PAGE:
Indigenous Horrors at the Hollywood Theatre


By Quincy Higuera

Staff Writer

This was my first time at the Hollywood Theatre and I was not disappointed. I walked in and was met by the nostalgic smell of buttery popcorn, the warming scent of pizza from Sizzle Pie and the bass of action packed previews that I could feel in the floor. I got soda, M&M’s, pizza and made my way into the first door on the right and started my movie experience.

I was there to watch Bone Tomahawk, directed by S. Craig Zahler, part of  The Hollywood Theatre’s signature film series highlighting the representation of Native Americans in horror films. The series was programmed by Dr. Kali Simmons, Assistant Professor of Indigenous Nations Studies at Portland State University. 

A different movie was shown every Thursday for the month of February at 7:30pm. 

Bone Tomahawk had elements of every western movie I’ve seen with my grandpa, but I’m not mad at it. I kind of loved it. The film was easy to follow but the random twists and turns kept the whole theater on edge about what could happen next. It was intense, It was funny, and it’s definitely a memorable watch. The Troglodytes are the main antagonists and these Native subhumans are tall, cannibalistic, violent and mean. They only communicate in grunts and yells that sound like bad audio clips of wild animals.

The writing and production of this movie felt a bit rushed, and the storyline was unique but the rest of Bone Tomahawk felt simple. All of the shootouts were random with minimal build up which made it harder for me to be invested in the action due to my confusion. It’s like one moment nothing was happening and then everyone was dead. The violence the Troglodytes inflicted was unexpected and gruesome. Again, one moment nothing is happening, and then somebody’s scalp is missing. The audio effects were cheesy but for me it added an enjoyable element to the film. I will say the visuals made up for the low quality audio. There was a good amount of blood and about 90% of the time it was because the Troglodytes scalped someone or ate them. Watching someone get cut in half by an 8ft tall cannibal was pretty crazy.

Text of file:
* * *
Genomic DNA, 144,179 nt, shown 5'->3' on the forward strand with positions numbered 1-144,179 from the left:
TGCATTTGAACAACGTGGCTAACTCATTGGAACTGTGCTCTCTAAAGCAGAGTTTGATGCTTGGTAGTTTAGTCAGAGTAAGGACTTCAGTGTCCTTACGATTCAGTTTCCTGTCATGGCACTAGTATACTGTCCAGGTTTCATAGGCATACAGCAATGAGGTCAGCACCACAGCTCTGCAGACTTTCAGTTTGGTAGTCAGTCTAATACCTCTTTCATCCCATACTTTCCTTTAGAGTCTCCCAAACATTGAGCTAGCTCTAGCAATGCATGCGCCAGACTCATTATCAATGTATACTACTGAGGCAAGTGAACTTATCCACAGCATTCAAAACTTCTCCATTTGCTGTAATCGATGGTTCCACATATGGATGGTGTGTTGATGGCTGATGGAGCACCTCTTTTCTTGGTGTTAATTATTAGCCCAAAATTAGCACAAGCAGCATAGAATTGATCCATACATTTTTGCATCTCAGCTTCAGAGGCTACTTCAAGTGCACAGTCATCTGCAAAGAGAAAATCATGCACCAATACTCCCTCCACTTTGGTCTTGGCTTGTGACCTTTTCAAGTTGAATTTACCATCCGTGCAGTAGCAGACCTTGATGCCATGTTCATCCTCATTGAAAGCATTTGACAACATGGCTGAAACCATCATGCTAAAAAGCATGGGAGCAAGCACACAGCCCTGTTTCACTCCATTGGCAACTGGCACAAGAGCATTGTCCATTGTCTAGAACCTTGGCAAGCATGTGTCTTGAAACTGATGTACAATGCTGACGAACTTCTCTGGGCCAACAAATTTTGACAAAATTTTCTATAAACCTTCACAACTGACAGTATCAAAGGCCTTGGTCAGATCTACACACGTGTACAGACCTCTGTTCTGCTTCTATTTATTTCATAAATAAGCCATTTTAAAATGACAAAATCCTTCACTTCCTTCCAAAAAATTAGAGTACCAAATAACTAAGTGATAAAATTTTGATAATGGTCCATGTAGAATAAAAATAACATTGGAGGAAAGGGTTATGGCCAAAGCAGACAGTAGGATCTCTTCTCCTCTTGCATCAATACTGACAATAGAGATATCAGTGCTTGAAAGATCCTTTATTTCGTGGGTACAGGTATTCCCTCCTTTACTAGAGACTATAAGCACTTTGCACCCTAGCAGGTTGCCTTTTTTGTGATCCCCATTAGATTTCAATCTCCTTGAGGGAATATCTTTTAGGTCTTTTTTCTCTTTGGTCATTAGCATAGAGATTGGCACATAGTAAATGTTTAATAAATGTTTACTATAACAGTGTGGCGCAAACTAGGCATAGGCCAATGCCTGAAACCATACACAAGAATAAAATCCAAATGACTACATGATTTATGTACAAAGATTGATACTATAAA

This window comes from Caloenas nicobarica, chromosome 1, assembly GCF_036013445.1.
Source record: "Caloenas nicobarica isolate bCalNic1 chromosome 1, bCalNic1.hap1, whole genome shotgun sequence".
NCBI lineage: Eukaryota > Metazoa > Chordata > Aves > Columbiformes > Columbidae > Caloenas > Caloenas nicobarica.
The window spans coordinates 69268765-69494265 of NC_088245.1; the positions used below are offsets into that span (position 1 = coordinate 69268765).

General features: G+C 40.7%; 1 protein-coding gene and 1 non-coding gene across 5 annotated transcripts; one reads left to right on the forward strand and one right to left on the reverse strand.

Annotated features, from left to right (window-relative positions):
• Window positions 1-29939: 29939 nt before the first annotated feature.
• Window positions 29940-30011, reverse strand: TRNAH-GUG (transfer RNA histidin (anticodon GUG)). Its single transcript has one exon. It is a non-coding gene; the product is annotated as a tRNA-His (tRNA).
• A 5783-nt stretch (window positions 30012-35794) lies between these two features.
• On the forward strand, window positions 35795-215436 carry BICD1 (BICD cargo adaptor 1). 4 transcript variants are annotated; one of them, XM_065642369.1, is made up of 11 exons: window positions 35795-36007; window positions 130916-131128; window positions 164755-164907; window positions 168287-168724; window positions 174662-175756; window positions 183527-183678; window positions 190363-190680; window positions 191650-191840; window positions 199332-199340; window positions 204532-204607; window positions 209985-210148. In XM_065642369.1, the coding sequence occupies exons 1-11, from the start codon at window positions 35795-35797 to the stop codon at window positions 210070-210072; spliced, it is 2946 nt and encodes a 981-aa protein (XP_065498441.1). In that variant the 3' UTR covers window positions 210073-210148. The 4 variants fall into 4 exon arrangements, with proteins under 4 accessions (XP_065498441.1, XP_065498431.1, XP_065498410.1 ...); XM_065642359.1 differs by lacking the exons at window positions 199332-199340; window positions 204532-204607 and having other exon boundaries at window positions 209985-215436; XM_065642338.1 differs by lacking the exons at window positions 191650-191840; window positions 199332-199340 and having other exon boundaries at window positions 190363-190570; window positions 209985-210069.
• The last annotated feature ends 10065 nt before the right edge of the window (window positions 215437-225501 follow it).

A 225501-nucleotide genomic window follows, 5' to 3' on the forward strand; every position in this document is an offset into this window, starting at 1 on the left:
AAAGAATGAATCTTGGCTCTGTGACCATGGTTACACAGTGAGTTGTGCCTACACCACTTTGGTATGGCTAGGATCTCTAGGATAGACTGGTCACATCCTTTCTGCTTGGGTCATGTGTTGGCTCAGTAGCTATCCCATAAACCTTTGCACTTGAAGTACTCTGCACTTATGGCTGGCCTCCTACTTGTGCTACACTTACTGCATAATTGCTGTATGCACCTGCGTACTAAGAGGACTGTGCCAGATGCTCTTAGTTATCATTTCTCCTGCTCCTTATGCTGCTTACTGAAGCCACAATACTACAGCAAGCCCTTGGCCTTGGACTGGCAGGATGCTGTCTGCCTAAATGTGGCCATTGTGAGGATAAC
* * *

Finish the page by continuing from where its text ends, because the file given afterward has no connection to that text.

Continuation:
In this movie the Natives definitely got the short end of the stick due to the fact that they’re portrayed as big violent dummies, but at the same time the Troglodytes aren’t exactly an average Native American tribe.

“This is why frontier life is so difficult, not because of the Indians, not because of the elements but because of the idiots.” said Samantha O’Dwyer, the town’s doctor. This quote stood out to me because during that intense time in history, everyone was blaming others and demonizing each other when in reality there’s one common enemy; close-minded people who think their way is the only way.

Native Americans are extremely underrepresented in the media and recently that’s been changing with a new surge of Indigenous creators eager to tell their story through films such as Reservation Dogs, Rez Ball, and even industry-level films like Killer of the Flower Moon. I think the concept for this film series is a great way to expose new audiences to how Indigenous people have been represented over the years especially in genres with huge followings. I would love to see another signature film series like this with more Native Americans, other cultures and other genres as well.


Quincy Higuera

Quincy Higuera is a writer from Portland, Oregon. Currently studying Digital Media Communications at Clackamas Community College. Writing has always been a passion, especially when he's writing about his other passions such as music, food, Indigenous culture and more.